WASHINGTON (CNN) — It was 1965 and Ben Carson, an eighth grade black student in Detroit, was stunned.
Unable to control her anger, his teacher lashed out at white students for failing to outperform Carson, who had just been awarded the class’s highest academic achievement. In an interview last week, Carson described the teacher as being from a time when some people thought “how can a black person ever intellectually do better than a white person?”
“To her, it was the most abnormal thing that ever happened in the history of the world,” Carson said. “To me, I was determined I would show her.”
Nearly 50 years later, Carson — relatively unknown outside of conservative circles — is on the verge of becoming a political phenomenon. He placed second behind Mitt Romney in a CNN/ORC poll released Tuesday asking Republicans about their preferred presidential nominee in 2016. Though his support only reached 10% in the poll, Carson outpaced more high-profile potential presidential contenders like former Florida Gov. Jeb Bush, New Jersey Gov. Chris Christie and former Arkansas Gov. Mike Huckabee.
He’s gaining traction as an African-American in a party that is struggling to connect with minority communities. But Carson is remarkably checked when asked about how, to this day, he deals with racism.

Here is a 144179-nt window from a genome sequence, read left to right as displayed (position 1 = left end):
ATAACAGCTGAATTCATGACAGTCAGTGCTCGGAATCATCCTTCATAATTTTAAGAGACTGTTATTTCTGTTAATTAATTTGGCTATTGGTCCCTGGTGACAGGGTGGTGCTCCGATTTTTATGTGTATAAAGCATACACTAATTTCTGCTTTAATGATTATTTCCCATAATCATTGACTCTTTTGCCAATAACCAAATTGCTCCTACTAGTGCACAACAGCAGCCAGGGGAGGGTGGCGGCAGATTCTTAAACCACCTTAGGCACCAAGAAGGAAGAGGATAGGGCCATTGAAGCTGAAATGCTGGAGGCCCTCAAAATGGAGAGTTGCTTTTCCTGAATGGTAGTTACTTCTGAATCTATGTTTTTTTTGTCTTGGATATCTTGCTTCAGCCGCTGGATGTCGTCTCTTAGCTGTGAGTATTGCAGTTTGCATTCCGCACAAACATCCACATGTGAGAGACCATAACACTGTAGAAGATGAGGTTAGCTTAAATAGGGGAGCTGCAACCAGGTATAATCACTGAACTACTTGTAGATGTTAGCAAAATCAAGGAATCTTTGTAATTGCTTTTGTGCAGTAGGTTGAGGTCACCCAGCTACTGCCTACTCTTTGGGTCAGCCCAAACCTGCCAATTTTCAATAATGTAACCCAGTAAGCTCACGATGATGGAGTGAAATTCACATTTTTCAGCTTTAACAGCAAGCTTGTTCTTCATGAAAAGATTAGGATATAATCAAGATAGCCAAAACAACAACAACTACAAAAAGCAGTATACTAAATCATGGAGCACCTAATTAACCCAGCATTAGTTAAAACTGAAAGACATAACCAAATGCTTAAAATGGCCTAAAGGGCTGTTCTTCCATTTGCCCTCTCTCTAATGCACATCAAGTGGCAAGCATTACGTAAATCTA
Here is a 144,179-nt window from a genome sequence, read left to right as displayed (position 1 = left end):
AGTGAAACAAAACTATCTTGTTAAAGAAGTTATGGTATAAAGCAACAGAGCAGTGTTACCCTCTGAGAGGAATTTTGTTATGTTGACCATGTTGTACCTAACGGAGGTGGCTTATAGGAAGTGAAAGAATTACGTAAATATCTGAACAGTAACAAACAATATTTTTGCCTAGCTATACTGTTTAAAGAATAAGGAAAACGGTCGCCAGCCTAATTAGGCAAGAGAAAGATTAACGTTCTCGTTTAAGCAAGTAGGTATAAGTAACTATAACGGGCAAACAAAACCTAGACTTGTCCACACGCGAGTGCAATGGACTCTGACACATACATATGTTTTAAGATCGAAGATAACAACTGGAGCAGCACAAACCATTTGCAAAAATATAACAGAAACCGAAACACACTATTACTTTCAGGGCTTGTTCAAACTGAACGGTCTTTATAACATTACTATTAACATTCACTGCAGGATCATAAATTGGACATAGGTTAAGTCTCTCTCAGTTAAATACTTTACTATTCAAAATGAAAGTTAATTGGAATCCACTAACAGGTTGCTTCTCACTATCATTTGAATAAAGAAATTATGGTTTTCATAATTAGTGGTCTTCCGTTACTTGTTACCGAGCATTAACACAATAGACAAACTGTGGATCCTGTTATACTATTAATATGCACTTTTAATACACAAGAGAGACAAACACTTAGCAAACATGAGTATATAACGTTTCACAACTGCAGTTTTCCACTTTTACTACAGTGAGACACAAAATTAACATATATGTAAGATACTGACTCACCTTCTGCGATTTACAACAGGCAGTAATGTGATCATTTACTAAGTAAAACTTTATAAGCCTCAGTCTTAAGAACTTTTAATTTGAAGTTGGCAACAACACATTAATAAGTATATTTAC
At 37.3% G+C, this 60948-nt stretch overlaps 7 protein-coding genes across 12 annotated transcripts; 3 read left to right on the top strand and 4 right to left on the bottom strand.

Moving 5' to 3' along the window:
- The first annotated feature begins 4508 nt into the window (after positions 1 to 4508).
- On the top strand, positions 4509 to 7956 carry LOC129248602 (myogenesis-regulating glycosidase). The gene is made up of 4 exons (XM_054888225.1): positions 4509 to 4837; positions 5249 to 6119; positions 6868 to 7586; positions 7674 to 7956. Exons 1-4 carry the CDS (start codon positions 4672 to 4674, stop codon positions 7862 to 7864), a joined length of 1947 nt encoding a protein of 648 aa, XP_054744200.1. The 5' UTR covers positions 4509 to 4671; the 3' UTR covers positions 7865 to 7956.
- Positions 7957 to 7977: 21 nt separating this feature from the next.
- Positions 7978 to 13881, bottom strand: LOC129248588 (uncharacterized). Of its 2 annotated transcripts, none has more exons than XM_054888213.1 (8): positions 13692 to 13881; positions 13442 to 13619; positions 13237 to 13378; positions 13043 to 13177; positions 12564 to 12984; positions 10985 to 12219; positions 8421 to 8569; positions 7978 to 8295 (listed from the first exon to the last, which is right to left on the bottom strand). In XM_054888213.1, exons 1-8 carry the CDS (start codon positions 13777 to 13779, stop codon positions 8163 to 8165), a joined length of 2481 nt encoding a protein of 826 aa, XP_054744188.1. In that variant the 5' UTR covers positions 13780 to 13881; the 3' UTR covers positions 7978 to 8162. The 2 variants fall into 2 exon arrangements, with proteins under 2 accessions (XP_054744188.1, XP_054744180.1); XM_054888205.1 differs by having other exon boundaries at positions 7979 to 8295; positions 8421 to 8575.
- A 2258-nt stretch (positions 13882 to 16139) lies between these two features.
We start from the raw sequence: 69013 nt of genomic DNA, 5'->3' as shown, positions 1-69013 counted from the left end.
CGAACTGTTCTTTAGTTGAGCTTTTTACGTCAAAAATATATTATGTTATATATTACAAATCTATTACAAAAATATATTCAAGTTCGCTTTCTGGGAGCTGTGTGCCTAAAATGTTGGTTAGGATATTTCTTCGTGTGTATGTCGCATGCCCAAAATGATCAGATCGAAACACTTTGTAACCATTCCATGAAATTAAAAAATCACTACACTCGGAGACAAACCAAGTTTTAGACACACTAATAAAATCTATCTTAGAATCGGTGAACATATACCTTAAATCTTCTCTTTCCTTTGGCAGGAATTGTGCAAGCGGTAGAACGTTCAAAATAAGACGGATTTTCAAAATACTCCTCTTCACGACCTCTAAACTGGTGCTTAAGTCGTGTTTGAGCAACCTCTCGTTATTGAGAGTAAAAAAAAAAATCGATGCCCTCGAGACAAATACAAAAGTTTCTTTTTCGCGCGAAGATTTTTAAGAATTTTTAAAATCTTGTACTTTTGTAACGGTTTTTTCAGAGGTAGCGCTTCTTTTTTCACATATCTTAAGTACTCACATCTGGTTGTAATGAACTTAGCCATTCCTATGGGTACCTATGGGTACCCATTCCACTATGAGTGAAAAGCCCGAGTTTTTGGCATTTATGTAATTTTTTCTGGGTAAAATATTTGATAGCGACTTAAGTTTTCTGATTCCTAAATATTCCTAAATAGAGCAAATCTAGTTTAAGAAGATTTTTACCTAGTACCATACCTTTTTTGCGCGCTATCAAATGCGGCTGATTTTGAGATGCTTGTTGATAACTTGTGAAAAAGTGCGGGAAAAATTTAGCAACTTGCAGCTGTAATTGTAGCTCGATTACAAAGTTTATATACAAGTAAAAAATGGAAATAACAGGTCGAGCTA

“If somebody has a problem with the way that I look, more power to them,” Carson said. “Let them sit and stew in it. I just got so many more important things to do than to deal with that.”
That doesn’t mean he’s silent on the racial issues of the day. After last week’s violence in Ferguson, Missouri, Carson slammed President Barack Obama for contributing to poor race relations.
“I actually believe that things were better before this president was elected,” he told radio broadcaster Hugh Hewitt. “And I think that things have gotten worse because of his unusual emphasis on race.”
He’s offered provocative commentary on a wide range of other issues, telling FOX News in May that the Veterans Affairs scandal was a “gift from God to show us what happens when you take layers and layers of bureaucracy and place them between the patients and the health care provider.”